|Name Andrew Strominger|
|Awards Physics Frontiers Prize|
|Education Harvard University, Massachusetts Institute of Technology|
Foundations of general relativity andrew strominger
Andrew Eben Strominger (; born 1955) is an American theoretical physicist who is the Director of Harvard's Center for the Fundamental Laws of Nature. He has made significant contributions to quantum gravity and string theory. These include his work on Calabi-Yau compactification and topology change in string theory, and on the stringy origin of black hole entropy. He is a senior fellow at the Society of Fellows, and is the Gwill E. York Professor of Physics.
- Foundations of general relativity andrew strominger
- The fun is just beginning andrew strominger the search for the theory of everything
- Notable contributions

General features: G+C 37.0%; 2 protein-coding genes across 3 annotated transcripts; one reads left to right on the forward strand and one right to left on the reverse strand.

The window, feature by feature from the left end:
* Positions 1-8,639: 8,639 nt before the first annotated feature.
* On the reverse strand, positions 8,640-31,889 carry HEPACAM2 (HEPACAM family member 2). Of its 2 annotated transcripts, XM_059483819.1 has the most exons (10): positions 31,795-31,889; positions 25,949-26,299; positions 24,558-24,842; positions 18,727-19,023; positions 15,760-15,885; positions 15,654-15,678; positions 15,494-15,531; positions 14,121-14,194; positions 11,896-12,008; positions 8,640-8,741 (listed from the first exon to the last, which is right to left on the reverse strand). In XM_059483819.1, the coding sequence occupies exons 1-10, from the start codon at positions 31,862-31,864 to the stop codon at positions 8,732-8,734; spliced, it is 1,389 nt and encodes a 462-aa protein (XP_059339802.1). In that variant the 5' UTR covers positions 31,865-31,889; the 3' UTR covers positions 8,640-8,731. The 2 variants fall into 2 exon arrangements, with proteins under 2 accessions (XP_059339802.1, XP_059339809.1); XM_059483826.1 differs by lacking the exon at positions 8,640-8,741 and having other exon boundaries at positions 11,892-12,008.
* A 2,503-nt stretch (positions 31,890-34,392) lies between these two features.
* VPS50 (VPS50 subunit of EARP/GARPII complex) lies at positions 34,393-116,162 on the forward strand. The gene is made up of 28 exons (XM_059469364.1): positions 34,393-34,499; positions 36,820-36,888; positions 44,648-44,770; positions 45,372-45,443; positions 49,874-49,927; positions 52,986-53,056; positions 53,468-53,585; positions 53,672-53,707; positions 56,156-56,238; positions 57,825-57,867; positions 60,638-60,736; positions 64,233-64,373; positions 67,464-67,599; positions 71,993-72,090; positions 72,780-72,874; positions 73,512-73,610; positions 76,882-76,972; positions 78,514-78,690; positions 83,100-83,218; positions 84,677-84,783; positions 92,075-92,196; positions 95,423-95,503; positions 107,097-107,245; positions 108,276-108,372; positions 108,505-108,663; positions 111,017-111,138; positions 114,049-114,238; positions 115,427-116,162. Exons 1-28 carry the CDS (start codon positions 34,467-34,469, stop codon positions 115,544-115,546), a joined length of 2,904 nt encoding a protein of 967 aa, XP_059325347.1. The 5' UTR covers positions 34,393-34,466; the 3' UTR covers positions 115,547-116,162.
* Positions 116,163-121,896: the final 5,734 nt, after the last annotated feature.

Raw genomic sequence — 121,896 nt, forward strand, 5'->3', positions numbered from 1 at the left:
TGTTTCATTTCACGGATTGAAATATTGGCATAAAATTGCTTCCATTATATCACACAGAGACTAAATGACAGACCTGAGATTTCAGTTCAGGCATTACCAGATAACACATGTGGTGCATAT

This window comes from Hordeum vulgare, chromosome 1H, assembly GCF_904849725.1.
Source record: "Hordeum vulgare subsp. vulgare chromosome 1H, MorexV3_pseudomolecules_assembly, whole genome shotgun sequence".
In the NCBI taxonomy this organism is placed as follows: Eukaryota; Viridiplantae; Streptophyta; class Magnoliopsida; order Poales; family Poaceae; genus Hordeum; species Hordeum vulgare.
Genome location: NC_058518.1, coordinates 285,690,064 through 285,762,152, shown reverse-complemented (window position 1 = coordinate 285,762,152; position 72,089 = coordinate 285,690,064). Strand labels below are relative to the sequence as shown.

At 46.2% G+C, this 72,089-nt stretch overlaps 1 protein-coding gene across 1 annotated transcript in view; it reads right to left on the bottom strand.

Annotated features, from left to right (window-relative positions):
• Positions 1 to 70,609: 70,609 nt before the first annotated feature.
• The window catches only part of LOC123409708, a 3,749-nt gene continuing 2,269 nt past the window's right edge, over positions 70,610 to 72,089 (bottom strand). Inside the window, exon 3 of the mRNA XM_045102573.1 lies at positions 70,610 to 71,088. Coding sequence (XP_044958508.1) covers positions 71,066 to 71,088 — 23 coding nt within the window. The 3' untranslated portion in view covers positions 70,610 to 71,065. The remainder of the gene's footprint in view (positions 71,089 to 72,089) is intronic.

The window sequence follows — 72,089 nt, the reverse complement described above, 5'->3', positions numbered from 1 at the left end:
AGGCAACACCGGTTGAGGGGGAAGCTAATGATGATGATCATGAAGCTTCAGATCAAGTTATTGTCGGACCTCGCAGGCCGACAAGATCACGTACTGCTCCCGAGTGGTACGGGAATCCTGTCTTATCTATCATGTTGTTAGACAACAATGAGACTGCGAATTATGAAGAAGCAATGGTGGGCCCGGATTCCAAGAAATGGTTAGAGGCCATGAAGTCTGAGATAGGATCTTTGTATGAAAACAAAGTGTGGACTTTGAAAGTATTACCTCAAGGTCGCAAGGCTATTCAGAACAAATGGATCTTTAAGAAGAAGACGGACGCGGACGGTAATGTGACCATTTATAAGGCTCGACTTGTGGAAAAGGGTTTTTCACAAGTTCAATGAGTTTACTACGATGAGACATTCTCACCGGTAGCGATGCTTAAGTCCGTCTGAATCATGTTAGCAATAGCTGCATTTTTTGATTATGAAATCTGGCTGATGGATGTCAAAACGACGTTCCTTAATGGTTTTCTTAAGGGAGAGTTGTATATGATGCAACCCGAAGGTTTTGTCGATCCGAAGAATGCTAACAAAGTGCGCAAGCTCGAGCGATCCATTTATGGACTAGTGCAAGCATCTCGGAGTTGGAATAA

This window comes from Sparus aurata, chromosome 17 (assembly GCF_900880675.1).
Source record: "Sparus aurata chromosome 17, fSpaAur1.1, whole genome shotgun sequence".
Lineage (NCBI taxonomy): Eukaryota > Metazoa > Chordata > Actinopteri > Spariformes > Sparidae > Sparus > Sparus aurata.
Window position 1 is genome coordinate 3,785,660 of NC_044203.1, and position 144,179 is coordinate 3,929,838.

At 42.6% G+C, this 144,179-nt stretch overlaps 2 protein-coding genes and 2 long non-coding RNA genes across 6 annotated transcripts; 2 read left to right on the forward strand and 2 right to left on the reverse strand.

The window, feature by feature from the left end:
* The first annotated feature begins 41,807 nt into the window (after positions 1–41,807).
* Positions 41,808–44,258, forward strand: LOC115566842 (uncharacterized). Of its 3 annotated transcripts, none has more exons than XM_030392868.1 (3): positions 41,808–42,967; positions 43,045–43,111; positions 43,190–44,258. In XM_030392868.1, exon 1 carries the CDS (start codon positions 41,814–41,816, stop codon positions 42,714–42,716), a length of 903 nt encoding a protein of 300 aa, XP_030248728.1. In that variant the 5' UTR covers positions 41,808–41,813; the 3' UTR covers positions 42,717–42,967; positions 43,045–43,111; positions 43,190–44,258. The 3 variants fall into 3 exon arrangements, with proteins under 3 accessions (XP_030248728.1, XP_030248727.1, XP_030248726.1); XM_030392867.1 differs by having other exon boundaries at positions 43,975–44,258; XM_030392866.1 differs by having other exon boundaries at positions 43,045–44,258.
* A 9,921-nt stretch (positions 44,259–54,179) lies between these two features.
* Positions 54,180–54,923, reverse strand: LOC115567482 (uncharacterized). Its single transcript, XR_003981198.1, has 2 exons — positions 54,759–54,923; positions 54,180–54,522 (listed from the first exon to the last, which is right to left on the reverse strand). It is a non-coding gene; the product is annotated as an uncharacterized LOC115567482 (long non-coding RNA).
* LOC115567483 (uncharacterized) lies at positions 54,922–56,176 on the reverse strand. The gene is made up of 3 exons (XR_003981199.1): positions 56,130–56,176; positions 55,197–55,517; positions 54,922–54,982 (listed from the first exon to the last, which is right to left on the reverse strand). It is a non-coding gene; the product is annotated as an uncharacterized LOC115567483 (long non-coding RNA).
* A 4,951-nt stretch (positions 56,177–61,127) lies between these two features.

The fun is just beginning andrew strominger the search for the theory of everything
Strominger received his bachelor's degree from Harvard University in 1977 and his master's degree from the University of California, Berkeley. He then received his Ph.D. from MIT in 1982 under the supervision of Roman Jackiw. Prior to joining Harvard as a professor in 1997, he held a faculty position at the University of California, Santa Barbara. He is the author of over 200 publications.
In recognition of his accomplishments, Strominger has been awarded numerous prizes, fellowships, and honorary professorships. These include the Klein Medal from the Royal Swedish Academy of Sciences and the 2014 Dirac Medal from the Abdus Salam International Centre for Theoretical Physics, which he received for his contributions to the origin, development, and further understanding of string theory. Furthermore, he received the Physics Frontiers Breakthrough Prize from the Milner Foundation along with colleague Cumrun Vafa in 2014. This award was bestowed upon the pair in honor of their "numerous deep and groundbreaking contributions to quantum field theory, quantum gravity, string theory and geometry." The Foundation also recognized their "joint statistical derivation of the Bekenstein-Hawking area-entropy relation unified the laws of thermodynamics with the laws of black hole dynamics and revealed the holographic nature of quantum spacetime."